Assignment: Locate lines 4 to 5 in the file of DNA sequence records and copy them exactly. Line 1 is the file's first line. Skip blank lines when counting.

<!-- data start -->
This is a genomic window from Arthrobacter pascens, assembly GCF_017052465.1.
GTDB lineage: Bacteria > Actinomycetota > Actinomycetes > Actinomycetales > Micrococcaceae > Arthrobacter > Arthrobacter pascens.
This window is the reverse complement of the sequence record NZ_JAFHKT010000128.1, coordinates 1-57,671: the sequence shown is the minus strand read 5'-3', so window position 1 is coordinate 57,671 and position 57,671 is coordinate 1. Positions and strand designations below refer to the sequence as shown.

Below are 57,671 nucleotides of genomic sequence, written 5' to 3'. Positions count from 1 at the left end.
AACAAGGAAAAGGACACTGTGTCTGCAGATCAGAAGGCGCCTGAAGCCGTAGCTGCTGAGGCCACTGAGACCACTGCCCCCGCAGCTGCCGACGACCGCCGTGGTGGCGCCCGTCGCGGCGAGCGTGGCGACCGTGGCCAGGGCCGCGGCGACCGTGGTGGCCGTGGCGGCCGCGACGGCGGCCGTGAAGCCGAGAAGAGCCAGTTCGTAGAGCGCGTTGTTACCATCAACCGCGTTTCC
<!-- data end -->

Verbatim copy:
Below are 57,671 nucleotides of genomic sequence, written 5' to 3'. Positions count from 1 at the left end.
AACAAGGAAAAGGACACTGTGTCTGCAGATCAGAAGGCGCCTGAAGCCGTAGCTGCTGAGGCCACTGAGACCACTGCCCCCGCAGCTGCCGACGACCGCCGTGGTGGCGCCCGTCGCGGCGAGCGTGGCGACCGTGGCCAGGGCCGCGGCGACCGTGGTGGCCGTGGCGGCCGCGACGGCGGCCGTGAAGCCGAGAAGAGCCAGTTCGTAGAGCGCGTTGTTACCATCAACCGCGTTTCC